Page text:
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At Abigail Ogilvy Gallery, paintings for a bright, beautiful season under threat

Wilhelm Neusser's "Picnic (2038)."Wilhelm Neusser/Courtesy Abigail Ogilvy Gallery

In 1565, landscape master Pieter Bruegel the Elder charted the year in six paintings. One of them, depicting April and May, went missing a century later. Wilhelm Neusser titles his show at Abigail Ogilvy Gallery “The Sixth Season,” after that painting and our own lost spring.

The German-born Neusser, who moved to the United States in 2011 and lives in Somerville, is a deft landscape painter: An acute colorist, inventive and freehanded with paint application, and attuned to the dramatic implications of space. Some works in “The Sixth Season” are undeniably ominous, yet they all hum with the joy of their making.


In “Picnic (2038),” the artist etched a chain link fence into the wet paint with a stylus, trapping us at the surface with our brightly striped picnic blanket, separated from the glimmer-glass water of Fresh Pond. It’s like being stuck inside, gazing out. A lockdown.

Other simply delirious paintings are a balm in these fractious, wearying times. The “Forsythia” canvases buzz with complementary, high-octane yellows and blues; pollen explodes in splatters over an intoxicating florescent haze. In the cranberry bog painting “Bright Horizon (2001),” fuchsia, rose, and cherry red dots amass like confetti over a sheen of blue water, with a single harvester in yellow waders facing the distant shore.

Wilhelm Neusser's "Bright Horizon."Julia Featheringill Photography/Courtesy Abigail Ogilvy Gallery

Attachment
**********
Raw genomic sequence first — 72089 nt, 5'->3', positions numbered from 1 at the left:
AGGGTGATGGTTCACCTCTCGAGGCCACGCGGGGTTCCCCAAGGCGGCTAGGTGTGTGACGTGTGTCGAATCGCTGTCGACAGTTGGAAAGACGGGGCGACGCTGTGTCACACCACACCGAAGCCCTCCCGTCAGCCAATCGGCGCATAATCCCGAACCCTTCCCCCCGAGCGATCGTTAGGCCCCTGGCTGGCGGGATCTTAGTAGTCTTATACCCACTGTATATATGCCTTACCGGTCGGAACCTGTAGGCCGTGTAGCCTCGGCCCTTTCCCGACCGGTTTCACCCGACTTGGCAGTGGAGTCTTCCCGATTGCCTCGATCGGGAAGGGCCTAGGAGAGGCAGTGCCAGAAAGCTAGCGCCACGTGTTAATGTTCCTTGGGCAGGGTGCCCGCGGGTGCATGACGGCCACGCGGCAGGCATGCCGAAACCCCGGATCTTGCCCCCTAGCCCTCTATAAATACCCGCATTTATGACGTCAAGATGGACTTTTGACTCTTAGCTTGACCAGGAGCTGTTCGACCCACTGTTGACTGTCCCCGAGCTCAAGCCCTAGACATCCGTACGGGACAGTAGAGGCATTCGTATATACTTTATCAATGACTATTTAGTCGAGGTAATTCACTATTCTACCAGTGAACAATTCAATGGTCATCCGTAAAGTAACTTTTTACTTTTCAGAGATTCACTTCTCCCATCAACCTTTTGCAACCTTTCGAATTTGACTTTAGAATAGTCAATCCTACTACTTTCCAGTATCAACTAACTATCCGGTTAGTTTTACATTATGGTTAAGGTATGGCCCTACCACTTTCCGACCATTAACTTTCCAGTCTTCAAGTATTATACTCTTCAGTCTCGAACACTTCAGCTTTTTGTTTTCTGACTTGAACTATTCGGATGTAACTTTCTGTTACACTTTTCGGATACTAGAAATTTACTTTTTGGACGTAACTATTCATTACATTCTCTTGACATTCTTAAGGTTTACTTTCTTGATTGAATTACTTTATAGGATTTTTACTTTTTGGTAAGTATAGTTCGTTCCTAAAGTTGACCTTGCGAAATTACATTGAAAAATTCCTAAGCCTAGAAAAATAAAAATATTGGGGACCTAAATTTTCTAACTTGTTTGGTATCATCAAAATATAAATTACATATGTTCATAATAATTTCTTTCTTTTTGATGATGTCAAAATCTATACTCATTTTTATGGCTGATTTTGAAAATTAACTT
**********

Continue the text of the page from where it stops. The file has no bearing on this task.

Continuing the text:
Distance is merely a framework in paintings such as these — you may not want to leave the party happening on the canvas’s surface. But “March (2031)” fully embraces the implications of deep space, and there’s no party here. The scene is apocalyptic.

Again, colors complement each other — the greenery of a river delta pops sharply against a seething orange sky. Neusser deifies that sky the way Hudson River School painters did. But here, rather than opening celestial vaults to shine beneficent light, it breathes demonic fire.


Wilhelm Neusser's "March (2031)."Julia Featheringill Photography/Courtesy Abigail Ogilvy Gallery

Yet there is delight in the way the green cuts against the orange, in the flutter of foliage, and that makes this dire scene all the more sweet. Bruegel’s 16th-century paintings celebrate agricultural cycles; Neusser’s 21st-century paintings are more exigent, reminding us of all we love, and all that can be lost.


At Abigail Ogilvy Gallery, 460 Harrison Ave., through Dec. 13. 617-820-5173, www.abigailogilvy.com

Cate McQuaid can be reached at catemcquaid@gmail.com. Follow her on Twitter @cmcq.